Traveling through Vienna with Raquel Lesser

Traveling+through+Vienna+with+Raquel+Lesser

Photo Credit: Raquel Lesser

by Raquel Lesser, Food Critic

The carvings in these buildings, the structures are “rich” in history like the pastries they serve. I look around to see these vast buildings and, as they stare back at me, I could feel the seriousness they intend to give. On these streets, Mozart once stood.  I fade back into reality, as I realize that my tour guide and my family are wandering off. I follow them into the great streets of Vienna, Austria.

On the streets of Vienna, one could bump into to all kinds of wonders: like Lady Gaga arriving at the Imperial or a girl selling picked roses from the garden, begging you to by the flower. Either way, always be prepared for the unexpected.

As I walk around the streets with my family, I hear German words flow from the peoples’ mouths. The words sound soft and gentle.  The enunciation is unlike the German language I know, loud, vibrant.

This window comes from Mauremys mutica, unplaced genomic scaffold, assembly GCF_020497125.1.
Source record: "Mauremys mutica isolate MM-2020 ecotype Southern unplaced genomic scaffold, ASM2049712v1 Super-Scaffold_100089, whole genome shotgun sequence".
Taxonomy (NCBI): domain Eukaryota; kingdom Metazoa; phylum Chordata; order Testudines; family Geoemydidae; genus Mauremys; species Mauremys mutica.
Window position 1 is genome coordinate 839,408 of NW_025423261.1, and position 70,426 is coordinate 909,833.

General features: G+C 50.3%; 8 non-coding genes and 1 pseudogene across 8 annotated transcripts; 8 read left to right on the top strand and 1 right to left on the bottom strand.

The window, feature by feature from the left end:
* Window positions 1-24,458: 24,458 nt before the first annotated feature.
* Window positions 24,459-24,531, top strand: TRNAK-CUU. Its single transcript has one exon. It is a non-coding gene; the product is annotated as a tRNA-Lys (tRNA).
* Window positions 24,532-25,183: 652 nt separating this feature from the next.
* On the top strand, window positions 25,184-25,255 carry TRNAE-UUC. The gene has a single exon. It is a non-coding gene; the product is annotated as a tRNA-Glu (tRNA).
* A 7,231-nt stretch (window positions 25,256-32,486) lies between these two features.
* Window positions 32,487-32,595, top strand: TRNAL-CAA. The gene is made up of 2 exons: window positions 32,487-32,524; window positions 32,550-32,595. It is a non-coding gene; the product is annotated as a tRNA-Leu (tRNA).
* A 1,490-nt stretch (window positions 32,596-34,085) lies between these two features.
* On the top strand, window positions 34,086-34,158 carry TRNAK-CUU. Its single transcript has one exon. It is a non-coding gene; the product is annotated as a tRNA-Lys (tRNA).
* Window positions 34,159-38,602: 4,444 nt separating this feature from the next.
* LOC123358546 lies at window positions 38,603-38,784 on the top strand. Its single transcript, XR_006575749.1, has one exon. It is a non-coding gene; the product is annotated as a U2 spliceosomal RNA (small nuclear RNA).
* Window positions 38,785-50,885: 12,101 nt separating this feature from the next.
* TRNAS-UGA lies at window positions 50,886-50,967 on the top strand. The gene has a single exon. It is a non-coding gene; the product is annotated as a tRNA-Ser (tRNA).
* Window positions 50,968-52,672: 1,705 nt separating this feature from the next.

German culture is incorporated in Vienna’s everyday life, whether it’s the food, the language, or even the culture. The food and the buildings, even though they have German style, have a little twist. Each building has its own distinct signification of its Vienna heritage; whether it’s from the color or the atmosphere it gives, each is unique. The food (such as the sweet sentimental pear ice cream) is not something one can get in Germany.

As I looked at the ground, I saw a line circumscribing the Holocaust monument. Little did I know the importance of the line. The momentous line was what used to be a synagogue, and as I looked up at the big monument, I saw people sitting on it, eating their lunch as if they were eating on a picnic table. It seemed disrespectful but also synchronistic — as if both the mundane action and the sanctity of the sight were intertwined.  I, too, had sat on the stone monument: it made me wonder how many people thought deeply about the Holocaust and its extant presence.

Such was the taste of Vienna; rich in history, uniquely palatable, and reflective all at once.